And the rich (hope to) get richer.
Aiming to capitalize on growing year-round demand for iced coffee – and extend its domination of the ready to drink coffee category – Starbucks has launched a new line of bottled coffee drinks. Quietly and with very little fanfare, Starbucks has introduced Starbucks Iced Coffee, a four-SKU line of blended coffee and milk products, at select grocery retailers in Boston, Hartford, New York and Philadelphia. The company will continue roll out the new iced coffees nationwide over the next three months, and the products will be available across the country by the end of April, Starbucks said in a statement e-mailed to BevNET.
A source close to Starbucks confirmed that the new line will be distributed through Starbucks and PepsiCo’s North American Coffee Partnership (NACP), which already handles existing RTD Starbucks brands like Frappuccino.
According to data provided by SymphonyIRI Group, a Chicago-based market research firm, Starbucks had nearly $1.1 billion in sales of its RTD coffee products, which include Frappuccino, Doubleshot, and Seattle’s Best brands, in the 52-week period ending on Dec. 2, 2012. The RTD coffee category grew by 10.69 percent in dollar sales in the same period, and in its statement, Starbucks noted that “1 out of 5 beverages sold at Starbucks retail stores is a cold coffee beverage, with iced coffee driving the greatest growth.”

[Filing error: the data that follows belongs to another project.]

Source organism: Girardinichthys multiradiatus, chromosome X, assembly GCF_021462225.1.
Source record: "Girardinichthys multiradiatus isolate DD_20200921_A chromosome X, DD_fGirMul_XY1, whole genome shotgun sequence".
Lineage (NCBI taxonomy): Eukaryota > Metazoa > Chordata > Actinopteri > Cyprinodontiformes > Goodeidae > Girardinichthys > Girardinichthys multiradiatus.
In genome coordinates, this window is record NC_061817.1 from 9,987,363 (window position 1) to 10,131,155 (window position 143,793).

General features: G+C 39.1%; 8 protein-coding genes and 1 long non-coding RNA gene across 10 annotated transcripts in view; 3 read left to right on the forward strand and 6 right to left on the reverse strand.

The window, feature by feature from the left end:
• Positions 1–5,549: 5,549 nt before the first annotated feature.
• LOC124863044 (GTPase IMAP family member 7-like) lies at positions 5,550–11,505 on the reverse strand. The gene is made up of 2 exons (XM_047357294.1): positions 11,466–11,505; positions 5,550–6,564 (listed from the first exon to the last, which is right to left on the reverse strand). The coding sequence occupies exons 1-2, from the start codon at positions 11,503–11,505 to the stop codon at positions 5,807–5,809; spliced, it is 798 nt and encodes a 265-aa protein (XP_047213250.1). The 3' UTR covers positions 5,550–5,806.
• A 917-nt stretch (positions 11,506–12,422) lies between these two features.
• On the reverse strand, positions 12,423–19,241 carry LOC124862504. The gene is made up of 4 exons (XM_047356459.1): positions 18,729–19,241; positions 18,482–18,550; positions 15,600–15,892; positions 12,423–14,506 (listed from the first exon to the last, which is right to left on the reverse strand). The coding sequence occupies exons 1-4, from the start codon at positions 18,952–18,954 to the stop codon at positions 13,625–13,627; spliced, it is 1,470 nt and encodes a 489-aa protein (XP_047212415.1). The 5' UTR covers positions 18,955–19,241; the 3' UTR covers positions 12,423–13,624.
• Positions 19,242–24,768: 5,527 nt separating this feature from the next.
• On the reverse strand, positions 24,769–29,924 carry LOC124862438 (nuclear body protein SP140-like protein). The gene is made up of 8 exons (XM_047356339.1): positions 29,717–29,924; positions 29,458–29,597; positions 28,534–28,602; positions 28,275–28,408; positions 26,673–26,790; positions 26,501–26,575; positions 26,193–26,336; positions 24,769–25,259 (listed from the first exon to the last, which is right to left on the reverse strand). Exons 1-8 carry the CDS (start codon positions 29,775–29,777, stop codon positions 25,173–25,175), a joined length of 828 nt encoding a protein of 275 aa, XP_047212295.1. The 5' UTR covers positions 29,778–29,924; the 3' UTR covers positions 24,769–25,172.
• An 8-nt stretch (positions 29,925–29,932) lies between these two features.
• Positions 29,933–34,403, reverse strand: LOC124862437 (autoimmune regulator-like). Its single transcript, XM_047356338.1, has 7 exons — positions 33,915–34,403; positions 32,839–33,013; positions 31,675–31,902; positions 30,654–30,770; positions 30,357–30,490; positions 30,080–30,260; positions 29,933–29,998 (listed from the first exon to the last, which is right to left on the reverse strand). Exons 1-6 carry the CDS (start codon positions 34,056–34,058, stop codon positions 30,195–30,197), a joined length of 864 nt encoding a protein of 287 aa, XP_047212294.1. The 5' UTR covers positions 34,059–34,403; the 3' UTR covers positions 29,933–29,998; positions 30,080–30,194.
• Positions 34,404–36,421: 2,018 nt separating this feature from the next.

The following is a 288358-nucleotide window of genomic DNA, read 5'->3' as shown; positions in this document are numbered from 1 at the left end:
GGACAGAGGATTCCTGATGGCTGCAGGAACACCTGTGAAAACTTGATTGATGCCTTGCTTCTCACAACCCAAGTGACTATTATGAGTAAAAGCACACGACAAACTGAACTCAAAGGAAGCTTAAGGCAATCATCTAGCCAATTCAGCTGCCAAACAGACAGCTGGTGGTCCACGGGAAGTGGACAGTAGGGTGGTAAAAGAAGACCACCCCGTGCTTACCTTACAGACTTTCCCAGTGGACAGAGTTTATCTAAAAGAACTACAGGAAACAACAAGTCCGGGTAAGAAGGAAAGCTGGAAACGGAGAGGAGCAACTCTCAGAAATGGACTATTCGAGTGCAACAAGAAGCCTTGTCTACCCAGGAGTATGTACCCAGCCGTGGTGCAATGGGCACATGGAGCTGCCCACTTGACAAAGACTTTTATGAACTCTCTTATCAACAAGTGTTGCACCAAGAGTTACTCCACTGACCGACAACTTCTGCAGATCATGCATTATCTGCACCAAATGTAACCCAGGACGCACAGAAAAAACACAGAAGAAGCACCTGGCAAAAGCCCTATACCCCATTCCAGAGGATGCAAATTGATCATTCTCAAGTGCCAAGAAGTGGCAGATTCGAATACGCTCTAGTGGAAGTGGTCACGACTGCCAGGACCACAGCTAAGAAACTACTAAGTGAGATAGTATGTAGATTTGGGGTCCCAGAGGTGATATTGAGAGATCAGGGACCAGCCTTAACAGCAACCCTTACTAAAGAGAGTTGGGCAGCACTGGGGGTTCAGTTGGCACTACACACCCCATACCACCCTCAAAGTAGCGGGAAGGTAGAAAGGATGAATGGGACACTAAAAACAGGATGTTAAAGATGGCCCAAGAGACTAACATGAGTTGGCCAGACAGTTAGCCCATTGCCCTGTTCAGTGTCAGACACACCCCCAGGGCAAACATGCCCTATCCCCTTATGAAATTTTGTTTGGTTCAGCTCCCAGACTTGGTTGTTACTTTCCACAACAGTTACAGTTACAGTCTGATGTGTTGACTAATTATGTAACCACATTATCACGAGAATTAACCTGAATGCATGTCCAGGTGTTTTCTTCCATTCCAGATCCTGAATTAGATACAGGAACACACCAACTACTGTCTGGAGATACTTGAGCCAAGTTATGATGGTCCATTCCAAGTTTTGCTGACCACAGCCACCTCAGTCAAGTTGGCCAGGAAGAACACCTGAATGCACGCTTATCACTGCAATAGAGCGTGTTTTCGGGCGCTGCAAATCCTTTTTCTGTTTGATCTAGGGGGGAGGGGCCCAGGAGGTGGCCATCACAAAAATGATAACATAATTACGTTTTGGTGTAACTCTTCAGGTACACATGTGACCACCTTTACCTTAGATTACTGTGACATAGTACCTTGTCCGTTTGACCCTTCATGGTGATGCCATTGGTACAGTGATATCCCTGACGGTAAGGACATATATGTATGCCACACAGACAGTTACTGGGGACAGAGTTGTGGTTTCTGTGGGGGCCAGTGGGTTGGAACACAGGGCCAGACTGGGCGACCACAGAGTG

Starbucks owns seven of the top ten brands and combined 98 percent share of the RTD coffee category, numbers that will likely rise with the launch of its new coffee line.
Packaged in a slim 11 oz. glass bottle, Starbucks Iced Coffee has a suggested retail price of $1.99 and is currently available in three varieties: Coffee + Milk, Coffee + Milk (Low Calorie), and Vanilla. The company stated that a fourth flavor, Caramel, will be available exclusively along the East Coast from Washington D.C. to Maine. Each variety features a rather clean-looking label with the Starbucks logo, the words “Starbucks Iced Coffee” and two check marked boxes indicating that the product is made with (low-fat) 2 percent milk and is lightly sweetened. The flavors are distinguished by the different colored caps and wrapped labels on the neck of each bottle.
While the company offered no indication that it would be targeting calorie-conscious consumers, the new line will certainly offer an alternative to Starbucks’ existing line of indulgent Frappuccino products. Each variety of Starbucks Iced Coffee contains 0.5 grams of fat and 110-120 calories per bottle, with the exception of the low calorie product which has 50 calories. By comparison, Starbucks bottled Frappuccino drinks contains as much as 200 calories and three grams of fat per 9.5 oz. bottle.
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